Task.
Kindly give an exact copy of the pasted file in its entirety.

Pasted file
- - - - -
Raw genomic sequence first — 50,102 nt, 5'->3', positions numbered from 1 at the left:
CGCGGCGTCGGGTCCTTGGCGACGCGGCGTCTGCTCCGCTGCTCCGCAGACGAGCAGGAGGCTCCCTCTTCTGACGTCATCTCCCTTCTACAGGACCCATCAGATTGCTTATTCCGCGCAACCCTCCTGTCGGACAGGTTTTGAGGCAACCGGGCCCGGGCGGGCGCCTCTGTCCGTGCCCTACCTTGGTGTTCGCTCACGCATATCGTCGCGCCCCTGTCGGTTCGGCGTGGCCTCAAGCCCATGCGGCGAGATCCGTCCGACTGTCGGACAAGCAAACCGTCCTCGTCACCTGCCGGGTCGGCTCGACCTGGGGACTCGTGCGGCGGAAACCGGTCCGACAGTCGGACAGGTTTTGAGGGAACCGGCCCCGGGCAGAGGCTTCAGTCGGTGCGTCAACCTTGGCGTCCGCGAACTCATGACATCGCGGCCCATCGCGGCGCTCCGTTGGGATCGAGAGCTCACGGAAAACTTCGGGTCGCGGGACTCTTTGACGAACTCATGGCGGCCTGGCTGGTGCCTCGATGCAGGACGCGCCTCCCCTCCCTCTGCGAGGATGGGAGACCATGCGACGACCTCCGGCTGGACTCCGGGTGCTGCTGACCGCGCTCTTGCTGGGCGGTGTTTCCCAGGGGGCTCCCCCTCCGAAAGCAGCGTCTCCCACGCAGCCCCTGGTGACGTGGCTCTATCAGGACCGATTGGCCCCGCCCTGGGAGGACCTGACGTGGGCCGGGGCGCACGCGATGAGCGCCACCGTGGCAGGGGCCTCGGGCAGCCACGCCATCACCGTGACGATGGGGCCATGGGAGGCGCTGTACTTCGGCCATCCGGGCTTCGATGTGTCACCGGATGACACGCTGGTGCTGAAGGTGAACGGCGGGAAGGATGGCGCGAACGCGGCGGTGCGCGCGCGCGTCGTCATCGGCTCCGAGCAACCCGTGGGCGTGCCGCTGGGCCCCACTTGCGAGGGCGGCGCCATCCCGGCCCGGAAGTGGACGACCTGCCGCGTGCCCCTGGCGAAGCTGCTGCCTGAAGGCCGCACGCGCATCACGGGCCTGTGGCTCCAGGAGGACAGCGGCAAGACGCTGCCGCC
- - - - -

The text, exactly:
Raw genomic sequence first — 50,102 nt, 5'->3', positions numbered from 1 at the left:
CGCGGCGTCGGGTCCTTGGCGACGCGGCGTCTGCTCCGCTGCTCCGCAGACGAGCAGGAGGCTCCCTCTTCTGACGTCATCTCCCTTCTACAGGACCCATCAGATTGCTTATTCCGCGCAACCCTCCTGTCGGACAGGTTTTGAGGCAACCGGGCCCGGGCGGGCGCCTCTGTCCGTGCCCTACCTTGGTGTTCGCTCACGCATATCGTCGCGCCCCTGTCGGTTCGGCGTGGCCTCAAGCCCATGCGGCGAGATCCGTCCGACTGTCGGACAAGCAAACCGTCCTCGTCACCTGCCGGGTCGGCTCGACCTGGGGACTCGTGCGGCGGAAACCGGTCCGACAGTCGGACAGGTTTTGAGGGAACCGGCCCCGGGCAGAGGCTTCAGTCGGTGCGTCAACCTTGGCGTCCGCGAACTCATGACATCGCGGCCCATCGCGGCGCTCCGTTGGGATCGAGAGCTCACGGAAAACTTCGGGTCGCGGGACTCTTTGACGAACTCATGGCGGCCTGGCTGGTGCCTCGATGCAGGACGCGCCTCCCCTCCCTCTGCGAGGATGGGAGACCATGCGACGACCTCCGGCTGGACTCCGGGTGCTGCTGACCGCGCTCTTGCTGGGCGGTGTTTCCCAGGGGGCTCCCCCTCCGAAAGCAGCGTCTCCCACGCAGCCCCTGGTGACGTGGCTCTATCAGGACCGATTGGCCCCGCCCTGGGAGGACCTGACGTGGGCCGGGGCGCACGCGATGAGCGCCACCGTGGCAGGGGCCTCGGGCAGCCACGCCATCACCGTGACGATGGGGCCATGGGAGGCGCTGTACTTCGGCCATCCGGGCTTCGATGTGTCACCGGATGACACGCTGGTGCTGAAGGTGAACGGCGGGAAGGATGGCGCGAACGCGGCGGTGCGCGCGCGCGTCGTCATCGGCTCCGAGCAACCCGTGGGCGTGCCGCTGGGCCCCACTTGCGAGGGCGGCGCCATCCCGGCCCGGAAGTGGACGACCTGCCGCGTGCCCCTGGCGAAGCTGCTGCCTGAAGGCCGCACGCGCATCACGGGCCTGTGGCTCCAGGAGGACAGCGGCAAGACGCTGCCGCC